Denmark's victory in the 1992 European Championship stands alone as the most remarkable in the history of the tournament.
Jensen celebrates scoring in the final
After failing to reach the finals in Sweden many of the Danish players were on the beach enjoying their summer holidays.
Manager Richard Moller Nielsen was preparing to decorate his kitchen.
Then came the news that the eruption of a civil war in Yugoslavia had led to their withdrawal.
After finishing second in qualifying to Yugoslavia, Nielsen's team were drafted into the tournament at the 11th hour - setting in motion a chain of events that culminated in their 2-0 victory over Germany in the final.
John Jensen played in the heart of midfield for Denmark and scored their opening goal against the Germans.
Not surprisingly for Jensen the tournament remains the greatest achievement of a career that included four years at Arsenal and numerous honours in Danish football before moving into management.
"I got many trophies and medals in my career but winning the European Championship has to be the biggest," Jensen told BBC Sport.
"When you win and no one expects it, then it is really special. Even more so when you are playing for a country that has never won a major tournament."
The Danes were placed in a group with England, France and Sweden and knew that to reach the semi-finals they would have to finish in the top two.
But as Jensen and his team-mates prepared to face Graham Taylor's England in their opening game, winning was the last thing on their minds.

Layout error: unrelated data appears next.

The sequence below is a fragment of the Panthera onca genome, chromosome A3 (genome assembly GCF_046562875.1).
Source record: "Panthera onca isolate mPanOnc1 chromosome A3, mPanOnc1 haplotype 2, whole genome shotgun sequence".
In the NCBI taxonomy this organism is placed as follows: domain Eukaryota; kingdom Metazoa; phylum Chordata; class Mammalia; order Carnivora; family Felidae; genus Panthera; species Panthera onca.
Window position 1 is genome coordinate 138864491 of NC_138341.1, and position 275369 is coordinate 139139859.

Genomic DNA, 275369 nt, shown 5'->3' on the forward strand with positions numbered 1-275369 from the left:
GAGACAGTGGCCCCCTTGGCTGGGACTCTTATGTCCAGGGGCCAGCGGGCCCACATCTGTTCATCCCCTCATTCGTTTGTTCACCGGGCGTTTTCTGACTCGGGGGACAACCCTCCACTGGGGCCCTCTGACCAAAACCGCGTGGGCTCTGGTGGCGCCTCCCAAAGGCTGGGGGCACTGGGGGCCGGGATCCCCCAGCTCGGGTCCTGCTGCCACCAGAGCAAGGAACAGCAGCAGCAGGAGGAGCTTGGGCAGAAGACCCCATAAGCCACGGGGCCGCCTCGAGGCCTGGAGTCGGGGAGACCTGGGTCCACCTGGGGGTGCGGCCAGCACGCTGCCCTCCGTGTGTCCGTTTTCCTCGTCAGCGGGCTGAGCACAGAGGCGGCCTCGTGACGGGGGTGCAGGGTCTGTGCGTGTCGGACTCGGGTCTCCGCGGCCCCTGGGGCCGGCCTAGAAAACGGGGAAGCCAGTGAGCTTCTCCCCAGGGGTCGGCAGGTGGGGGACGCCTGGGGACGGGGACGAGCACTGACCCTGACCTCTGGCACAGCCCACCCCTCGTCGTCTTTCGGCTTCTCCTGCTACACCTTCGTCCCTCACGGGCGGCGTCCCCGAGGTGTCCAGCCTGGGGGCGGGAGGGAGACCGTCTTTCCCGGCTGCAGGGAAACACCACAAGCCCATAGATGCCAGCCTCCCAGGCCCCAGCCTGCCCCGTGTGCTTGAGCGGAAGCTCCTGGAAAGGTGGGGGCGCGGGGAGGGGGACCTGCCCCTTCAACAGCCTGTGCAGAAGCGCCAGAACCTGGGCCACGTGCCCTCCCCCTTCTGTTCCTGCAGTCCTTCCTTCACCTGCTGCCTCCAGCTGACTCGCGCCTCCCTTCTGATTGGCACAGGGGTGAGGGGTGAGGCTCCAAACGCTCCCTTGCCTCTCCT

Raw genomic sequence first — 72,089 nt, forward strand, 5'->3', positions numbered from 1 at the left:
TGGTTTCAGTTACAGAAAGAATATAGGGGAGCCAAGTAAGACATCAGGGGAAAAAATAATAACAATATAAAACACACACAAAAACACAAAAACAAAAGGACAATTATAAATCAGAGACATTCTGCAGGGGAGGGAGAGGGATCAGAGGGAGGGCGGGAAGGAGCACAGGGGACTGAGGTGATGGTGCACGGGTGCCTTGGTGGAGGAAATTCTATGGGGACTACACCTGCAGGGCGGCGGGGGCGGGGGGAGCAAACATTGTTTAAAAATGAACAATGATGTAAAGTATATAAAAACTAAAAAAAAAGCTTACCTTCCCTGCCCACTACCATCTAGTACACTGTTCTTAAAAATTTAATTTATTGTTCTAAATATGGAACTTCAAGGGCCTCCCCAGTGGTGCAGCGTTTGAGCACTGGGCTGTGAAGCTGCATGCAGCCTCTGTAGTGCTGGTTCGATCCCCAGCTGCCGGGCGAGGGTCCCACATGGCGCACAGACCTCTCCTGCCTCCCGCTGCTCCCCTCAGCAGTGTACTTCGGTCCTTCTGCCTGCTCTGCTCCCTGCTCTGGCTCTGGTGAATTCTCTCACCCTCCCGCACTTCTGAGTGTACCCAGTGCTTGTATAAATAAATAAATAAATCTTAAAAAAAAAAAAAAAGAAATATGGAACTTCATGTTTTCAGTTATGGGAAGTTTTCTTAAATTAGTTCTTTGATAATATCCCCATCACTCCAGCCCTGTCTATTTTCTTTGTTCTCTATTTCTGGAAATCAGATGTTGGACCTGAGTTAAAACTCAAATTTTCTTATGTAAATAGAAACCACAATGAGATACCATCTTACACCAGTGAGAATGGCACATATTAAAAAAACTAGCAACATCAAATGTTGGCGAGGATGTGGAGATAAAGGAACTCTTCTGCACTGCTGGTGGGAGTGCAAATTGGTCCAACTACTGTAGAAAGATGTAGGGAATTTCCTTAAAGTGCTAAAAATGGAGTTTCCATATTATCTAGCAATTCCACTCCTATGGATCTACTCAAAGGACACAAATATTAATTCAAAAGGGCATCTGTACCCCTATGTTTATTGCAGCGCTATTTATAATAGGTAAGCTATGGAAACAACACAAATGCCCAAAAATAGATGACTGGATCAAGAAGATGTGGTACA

"The mood was that we would go and play the three games and try our best but we did not have a chance of winning the whole tournament - that was the feeling of the players," said Jensen.
The previous best finish by a Danish team had come at the 1984 European Championship in Paris, when the team lost to Spain on penalties in the semi-finals.
Jensen added: "The team was still in the shadow of the 1984 international team with Michael Laudrup, Morten Olsen, Jesper Olsen, Jan Molby and many great players - but now we had the chance to do what that team had achieved."
Denmark gathered momentum through the tournament after holding England to a goalless draw in their opening match.
A crucial win over France was followed by defeat to hosts Sweden, but confidence remained high and the Danes defeated Holland on penalties in the semi-final.
And after their last-gasp entry into the tournament the Danes were able to play with a freedom that might have eluded them had they qualified from their group.
Jensen said: "I thought it helped our team in 1992. There was no pressure on us at all, we could relax and just go out and play, especially after we got a draw against England in the first game.
Denmark's win sparked mass celebrations
"But the winning mentality in the team was so great.
"It was extremely hard to play against us because we were such a tough unit. About eight of the team had played together at Brondby.
"There were many players who knew each other on and off the pitch so we were all like friends together."
Even so the win in the final came against the odds.
"The first 20 minutes of football were the hardest most of us had ever faced. The Germans were all over the pitch and we couldn't get into our play.
"We were working tirelessly and suddenly I had the chance to have a shot at goal. I remember the manager had said to me before the game that if I have a chance to take a shot, then I should go for it."
The win was followed by a huge party in Copenhagen, with more than one million Danes turning out to greet the returning team.
But does Jensen believe there could be a repeat this summer?
"They are tough to beat and have played a lot of games together - like the 1992 squad. They have a lot of experience in the team and that could make a big difference," he added.
But Jensen, who now manages Brondby with Michael Laudrup, would settle for a win over rivals Sweden.
"I have three Swedish players in my team and I don't want to have to face them at pre-season training if they help beat Denmark."